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FEMS Microbiol Ecol. 2003 May 1;44(1):35-43. doi: 10.1111/j.1574-6941.2003.tb01088.x.

Prevalence of fluorescent pseudomonads producing antifungal phloroglucinols and/or hydrogen cyanide in soils naturally suppressive or conducive to tobacco black root rot.

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1
Phytopathology Group, Institute of Plant Sciences, Swiss Federal Institute of Technology (ETH), 8092 Zürich, Switzerland.

Abstract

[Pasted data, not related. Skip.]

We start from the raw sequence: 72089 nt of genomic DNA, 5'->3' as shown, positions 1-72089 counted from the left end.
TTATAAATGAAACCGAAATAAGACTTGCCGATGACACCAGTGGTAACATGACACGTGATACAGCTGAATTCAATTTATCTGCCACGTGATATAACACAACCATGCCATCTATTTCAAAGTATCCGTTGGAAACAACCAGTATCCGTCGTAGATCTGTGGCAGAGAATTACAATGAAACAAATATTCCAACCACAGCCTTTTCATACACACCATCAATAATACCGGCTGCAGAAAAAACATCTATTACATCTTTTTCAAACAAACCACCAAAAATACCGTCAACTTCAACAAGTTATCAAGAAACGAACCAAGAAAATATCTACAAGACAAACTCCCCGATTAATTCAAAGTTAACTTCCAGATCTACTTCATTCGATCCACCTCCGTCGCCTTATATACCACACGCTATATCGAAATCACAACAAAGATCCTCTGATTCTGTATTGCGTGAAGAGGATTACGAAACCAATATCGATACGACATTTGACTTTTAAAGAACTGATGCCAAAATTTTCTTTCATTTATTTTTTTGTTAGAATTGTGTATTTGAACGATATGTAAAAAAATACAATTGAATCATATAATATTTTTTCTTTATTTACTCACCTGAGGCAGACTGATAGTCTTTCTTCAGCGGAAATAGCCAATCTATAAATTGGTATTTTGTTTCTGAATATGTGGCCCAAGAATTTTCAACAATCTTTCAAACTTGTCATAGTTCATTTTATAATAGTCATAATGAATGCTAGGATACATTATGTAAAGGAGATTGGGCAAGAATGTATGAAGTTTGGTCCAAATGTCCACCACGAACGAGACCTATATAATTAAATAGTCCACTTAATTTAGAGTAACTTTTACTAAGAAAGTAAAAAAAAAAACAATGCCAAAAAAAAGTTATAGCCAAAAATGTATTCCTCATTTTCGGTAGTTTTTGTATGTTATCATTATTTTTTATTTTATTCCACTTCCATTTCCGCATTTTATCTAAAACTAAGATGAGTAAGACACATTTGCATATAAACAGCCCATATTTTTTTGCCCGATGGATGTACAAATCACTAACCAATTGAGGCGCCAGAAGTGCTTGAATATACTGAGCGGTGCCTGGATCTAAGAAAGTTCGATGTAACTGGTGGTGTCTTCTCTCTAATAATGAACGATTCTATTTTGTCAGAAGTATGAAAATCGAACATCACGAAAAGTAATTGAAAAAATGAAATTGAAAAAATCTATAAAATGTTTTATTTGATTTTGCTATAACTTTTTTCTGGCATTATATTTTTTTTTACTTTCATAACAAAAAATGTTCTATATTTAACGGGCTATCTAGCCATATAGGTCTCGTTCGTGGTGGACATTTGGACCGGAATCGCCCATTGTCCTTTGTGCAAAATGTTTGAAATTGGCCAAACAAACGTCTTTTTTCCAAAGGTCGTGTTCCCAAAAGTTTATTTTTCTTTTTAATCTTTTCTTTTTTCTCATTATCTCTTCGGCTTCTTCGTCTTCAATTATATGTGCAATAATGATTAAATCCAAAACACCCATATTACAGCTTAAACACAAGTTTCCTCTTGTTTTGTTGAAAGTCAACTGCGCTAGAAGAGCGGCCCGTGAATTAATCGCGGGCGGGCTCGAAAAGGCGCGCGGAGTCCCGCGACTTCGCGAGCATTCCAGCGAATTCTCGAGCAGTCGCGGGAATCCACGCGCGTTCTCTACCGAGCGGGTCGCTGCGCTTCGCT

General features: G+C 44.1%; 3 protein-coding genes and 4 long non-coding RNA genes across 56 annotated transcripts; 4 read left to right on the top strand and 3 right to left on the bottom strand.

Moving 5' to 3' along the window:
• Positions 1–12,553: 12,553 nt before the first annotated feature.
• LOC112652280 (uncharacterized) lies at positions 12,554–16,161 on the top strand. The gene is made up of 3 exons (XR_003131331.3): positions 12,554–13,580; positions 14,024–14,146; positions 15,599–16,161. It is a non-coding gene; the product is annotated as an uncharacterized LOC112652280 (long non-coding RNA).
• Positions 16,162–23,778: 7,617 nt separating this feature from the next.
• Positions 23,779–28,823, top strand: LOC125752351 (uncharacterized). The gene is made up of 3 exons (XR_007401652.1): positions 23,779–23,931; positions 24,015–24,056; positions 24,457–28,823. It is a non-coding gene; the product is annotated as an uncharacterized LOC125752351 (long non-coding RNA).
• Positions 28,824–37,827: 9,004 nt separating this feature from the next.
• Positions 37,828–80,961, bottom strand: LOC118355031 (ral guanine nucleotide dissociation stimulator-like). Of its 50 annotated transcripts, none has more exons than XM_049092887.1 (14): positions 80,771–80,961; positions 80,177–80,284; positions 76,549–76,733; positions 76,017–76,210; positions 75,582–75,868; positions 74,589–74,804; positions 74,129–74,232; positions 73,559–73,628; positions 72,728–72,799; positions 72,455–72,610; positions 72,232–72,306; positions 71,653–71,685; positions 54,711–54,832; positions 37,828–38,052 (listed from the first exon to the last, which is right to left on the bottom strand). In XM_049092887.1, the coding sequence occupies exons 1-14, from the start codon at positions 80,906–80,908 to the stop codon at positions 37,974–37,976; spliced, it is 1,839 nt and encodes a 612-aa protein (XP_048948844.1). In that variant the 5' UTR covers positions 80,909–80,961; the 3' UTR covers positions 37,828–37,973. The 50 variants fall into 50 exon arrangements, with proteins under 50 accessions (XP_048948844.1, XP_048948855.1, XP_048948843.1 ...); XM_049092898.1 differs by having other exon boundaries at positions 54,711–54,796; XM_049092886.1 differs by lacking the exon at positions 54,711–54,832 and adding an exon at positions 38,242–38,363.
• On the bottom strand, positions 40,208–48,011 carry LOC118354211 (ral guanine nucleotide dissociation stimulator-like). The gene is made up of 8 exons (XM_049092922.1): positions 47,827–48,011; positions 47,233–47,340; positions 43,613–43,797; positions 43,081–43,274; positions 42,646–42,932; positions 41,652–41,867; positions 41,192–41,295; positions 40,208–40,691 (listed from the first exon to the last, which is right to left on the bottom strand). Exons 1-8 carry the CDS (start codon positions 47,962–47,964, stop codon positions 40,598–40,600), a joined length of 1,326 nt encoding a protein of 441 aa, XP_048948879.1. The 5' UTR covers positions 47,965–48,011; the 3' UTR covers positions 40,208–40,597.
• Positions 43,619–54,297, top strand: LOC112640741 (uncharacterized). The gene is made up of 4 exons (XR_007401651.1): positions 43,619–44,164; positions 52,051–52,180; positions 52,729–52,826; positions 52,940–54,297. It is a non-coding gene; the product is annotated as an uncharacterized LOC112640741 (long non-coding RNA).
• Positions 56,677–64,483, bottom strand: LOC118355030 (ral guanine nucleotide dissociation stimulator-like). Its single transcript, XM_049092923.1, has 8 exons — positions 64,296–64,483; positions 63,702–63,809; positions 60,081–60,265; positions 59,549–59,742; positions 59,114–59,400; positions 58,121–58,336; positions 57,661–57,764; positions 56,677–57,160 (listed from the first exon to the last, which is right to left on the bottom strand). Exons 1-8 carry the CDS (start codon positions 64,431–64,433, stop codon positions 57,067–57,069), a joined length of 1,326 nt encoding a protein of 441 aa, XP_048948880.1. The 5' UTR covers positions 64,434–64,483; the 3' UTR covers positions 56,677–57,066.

Certain soils from Morens, Switzerland, are naturally suppressive to Thielaviopsis basicola-mediated black root rot of tobacco, and fluorescent pseudomonads are involved in this suppressiveness. Here, we compared two conducive, one moderately suppressive and one suppressive soil from Morens. Disease levels on tobacco after heavy T. basicola inoculation varied from 29% to 85% for the two conducive soils, 10% to 78% for the moderately suppressive soil and 11% to 42% for the suppressive soil, depending on time of the year. In the absence of T. basicola inoculation, disease levels were between 0% and 40% and varied also in time. Fluorescent pseudomonads were isolated from the rhizosphere and roots of tobacco subjected to T. basicola inoculation and characterized for production of the biocontrol metabolites 2,4-diacetylphloroglucinol (Phl) and HCN. No difference in population size was found between the suppressive and the conducive soils for total, Phl(+) and HCN(+) fluorescent pseudomonads colonizing the rhizosphere or roots of tobacco. Yet, the percentage of Phl(+) isolates was significantly higher (30-32% vs. 6-11%) in the rhizosphere and roots for plants grown in the suppressive soil compared with the moderately suppressive and conducive soils. Different restriction profiles for phlD, one of the Phl biosynthetic genes, were often found when analyzing Phl(+) isolates colonizing the same plant. Most phlD alleles were recovered from both suppressive and conducive soils, except one allele found only in root isolates from the suppressive soil.

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